If Baldwin were alive, he might confess that Beale Street was his own blackface version of the 1930s Marcel Pagnol film trilogy Fanny, Marius, César about working-class ethnic experience in Marseilles. Cosmopolitan Baldwin used Pagnol’s material (wildly popular among midcentury art-house fans) as his novel’s source, substituting Harlem for Marseilles. He wove civil-rights commitment into his expatriate’s admiration and his overseas private life with other American expats, including his personal relationship with food writer Richard Olney. Ironically, when Olney’s disciple, chef Alice Waters, described the bourgeois gustatory taste she had learned in France, her testimony inadvertently summarized the romanticism, and the politics, of Baldwin’s Beale Street:

the sunny good feelings of another world that contained so much that was incomplete or missing in our own — the simple, wholesome, good food of Provence, the atmosphere of tolerant camaraderie and great lifelong friendships, and a respect for both the old folks and their pleasures and for the young and their passions.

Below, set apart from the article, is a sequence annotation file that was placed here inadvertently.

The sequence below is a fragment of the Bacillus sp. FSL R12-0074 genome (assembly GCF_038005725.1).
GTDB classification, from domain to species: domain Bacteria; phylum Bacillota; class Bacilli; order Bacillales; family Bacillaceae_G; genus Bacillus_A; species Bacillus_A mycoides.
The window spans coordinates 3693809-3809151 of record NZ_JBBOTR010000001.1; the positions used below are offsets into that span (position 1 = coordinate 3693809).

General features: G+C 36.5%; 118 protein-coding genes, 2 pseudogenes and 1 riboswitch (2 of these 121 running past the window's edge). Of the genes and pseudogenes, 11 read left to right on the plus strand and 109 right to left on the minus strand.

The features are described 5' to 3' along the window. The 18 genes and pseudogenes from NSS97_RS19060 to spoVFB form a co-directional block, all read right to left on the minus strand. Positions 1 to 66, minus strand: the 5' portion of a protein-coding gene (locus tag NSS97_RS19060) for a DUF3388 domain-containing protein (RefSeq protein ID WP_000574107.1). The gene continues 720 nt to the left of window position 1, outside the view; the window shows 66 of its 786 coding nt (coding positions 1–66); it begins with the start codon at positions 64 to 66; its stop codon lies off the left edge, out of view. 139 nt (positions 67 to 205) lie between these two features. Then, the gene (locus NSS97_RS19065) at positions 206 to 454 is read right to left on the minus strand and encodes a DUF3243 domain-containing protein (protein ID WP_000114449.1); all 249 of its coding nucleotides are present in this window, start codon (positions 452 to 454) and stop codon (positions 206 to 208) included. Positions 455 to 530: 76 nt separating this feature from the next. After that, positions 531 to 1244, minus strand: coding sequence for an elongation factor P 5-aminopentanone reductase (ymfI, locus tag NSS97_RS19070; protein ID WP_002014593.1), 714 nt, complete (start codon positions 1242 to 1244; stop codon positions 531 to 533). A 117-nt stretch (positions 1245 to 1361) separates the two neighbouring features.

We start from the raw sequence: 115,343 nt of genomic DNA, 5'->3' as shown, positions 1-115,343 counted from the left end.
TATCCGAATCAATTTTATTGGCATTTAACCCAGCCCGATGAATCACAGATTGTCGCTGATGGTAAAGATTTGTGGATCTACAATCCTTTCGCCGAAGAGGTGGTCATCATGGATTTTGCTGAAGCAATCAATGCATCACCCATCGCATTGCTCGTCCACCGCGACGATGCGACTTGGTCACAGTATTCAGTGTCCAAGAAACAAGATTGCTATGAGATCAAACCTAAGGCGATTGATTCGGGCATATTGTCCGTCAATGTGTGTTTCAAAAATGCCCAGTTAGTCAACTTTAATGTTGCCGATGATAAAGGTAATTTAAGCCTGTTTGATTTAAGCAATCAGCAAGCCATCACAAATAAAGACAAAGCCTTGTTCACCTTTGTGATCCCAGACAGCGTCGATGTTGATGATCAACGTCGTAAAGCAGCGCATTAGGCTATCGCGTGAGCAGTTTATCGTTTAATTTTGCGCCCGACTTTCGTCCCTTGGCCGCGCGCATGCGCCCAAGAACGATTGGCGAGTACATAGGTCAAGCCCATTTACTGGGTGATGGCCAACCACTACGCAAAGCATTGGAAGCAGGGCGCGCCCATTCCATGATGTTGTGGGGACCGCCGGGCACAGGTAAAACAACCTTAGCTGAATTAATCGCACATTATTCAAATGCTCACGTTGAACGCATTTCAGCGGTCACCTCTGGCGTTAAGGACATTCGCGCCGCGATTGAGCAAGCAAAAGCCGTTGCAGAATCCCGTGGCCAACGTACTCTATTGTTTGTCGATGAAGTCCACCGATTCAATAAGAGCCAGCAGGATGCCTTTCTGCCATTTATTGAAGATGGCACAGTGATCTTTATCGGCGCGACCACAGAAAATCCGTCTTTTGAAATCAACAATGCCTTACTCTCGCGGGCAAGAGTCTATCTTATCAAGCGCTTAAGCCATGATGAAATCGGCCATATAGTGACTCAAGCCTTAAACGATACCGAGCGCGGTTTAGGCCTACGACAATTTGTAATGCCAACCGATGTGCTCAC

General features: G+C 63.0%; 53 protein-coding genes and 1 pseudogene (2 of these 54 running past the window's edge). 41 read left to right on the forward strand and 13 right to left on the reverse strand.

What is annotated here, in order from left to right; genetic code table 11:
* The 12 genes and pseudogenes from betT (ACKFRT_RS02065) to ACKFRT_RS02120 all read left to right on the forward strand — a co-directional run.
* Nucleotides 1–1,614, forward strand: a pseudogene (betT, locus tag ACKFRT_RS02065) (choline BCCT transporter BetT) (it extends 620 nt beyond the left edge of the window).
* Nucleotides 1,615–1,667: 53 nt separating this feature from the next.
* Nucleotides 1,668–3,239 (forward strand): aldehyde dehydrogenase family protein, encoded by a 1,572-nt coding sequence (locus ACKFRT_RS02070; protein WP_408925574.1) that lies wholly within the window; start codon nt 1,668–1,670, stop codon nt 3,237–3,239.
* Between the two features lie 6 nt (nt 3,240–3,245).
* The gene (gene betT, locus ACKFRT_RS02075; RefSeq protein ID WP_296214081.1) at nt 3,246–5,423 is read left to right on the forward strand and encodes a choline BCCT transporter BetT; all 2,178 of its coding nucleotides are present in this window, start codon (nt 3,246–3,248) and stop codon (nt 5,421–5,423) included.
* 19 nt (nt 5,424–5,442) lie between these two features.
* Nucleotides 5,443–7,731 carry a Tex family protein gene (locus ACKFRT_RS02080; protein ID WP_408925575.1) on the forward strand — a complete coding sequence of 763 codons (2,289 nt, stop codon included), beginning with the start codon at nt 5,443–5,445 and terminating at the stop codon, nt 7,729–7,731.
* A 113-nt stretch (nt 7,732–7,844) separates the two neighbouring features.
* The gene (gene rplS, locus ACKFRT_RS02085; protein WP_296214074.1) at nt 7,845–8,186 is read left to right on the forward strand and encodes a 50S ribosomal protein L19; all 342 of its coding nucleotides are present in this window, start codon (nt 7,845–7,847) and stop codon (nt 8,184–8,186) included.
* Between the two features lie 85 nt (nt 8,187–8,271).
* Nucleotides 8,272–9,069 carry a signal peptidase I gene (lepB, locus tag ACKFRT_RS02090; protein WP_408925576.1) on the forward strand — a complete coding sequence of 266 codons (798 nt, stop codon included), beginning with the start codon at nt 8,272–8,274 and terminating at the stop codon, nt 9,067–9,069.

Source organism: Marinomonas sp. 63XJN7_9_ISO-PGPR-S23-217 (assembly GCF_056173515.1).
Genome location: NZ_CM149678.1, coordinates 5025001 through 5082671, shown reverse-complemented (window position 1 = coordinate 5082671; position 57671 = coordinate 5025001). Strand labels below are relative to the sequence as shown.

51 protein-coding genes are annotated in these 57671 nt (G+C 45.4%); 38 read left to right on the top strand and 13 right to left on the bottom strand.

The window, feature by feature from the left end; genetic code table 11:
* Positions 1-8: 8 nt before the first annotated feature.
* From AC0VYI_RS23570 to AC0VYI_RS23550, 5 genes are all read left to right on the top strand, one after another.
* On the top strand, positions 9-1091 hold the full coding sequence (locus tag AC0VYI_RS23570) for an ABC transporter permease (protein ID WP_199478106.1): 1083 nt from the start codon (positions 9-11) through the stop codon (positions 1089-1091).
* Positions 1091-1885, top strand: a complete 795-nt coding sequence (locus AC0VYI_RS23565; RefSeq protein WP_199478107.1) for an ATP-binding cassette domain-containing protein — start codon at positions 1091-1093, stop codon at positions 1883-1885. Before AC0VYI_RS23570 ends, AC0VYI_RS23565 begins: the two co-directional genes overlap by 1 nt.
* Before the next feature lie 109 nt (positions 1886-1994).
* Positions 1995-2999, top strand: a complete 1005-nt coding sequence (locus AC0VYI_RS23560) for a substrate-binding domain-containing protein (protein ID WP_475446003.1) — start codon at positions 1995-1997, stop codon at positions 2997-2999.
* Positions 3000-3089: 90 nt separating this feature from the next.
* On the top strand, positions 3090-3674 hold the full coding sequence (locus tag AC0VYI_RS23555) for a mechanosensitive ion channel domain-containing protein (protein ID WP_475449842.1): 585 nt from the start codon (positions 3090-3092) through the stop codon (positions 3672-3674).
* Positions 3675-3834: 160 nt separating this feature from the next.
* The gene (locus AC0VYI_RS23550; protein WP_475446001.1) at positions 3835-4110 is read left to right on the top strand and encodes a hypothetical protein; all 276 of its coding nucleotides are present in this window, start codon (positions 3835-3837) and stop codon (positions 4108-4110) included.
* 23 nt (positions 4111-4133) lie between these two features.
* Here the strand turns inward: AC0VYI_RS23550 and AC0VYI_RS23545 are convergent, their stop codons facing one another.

Jenkins misses all of that. Rather, he replaces sophistication with harangue, the woeful legacy of Baldwinetics.

Baldwinetics derive from the conceit of public intellectuals such as Peck, Coates, DuVernay, and now Jenkins whose authority is conferred by the very institutions they pretend to challenge. But they actually assist in those institutions’ ultimate social and cultural control. In If Beale Street Could Talk, Baldwinetics use the late scribe’s minor novel as the latest occasion for Hollywood to exploit the current race fashion.


Armond White, a culture critic, writes about movies for National Review and is the author of New Position: The Prince Chronicles. His new book, Make Spielberg Great Again: The Steven Spielberg Chronicles, is available at Amazon.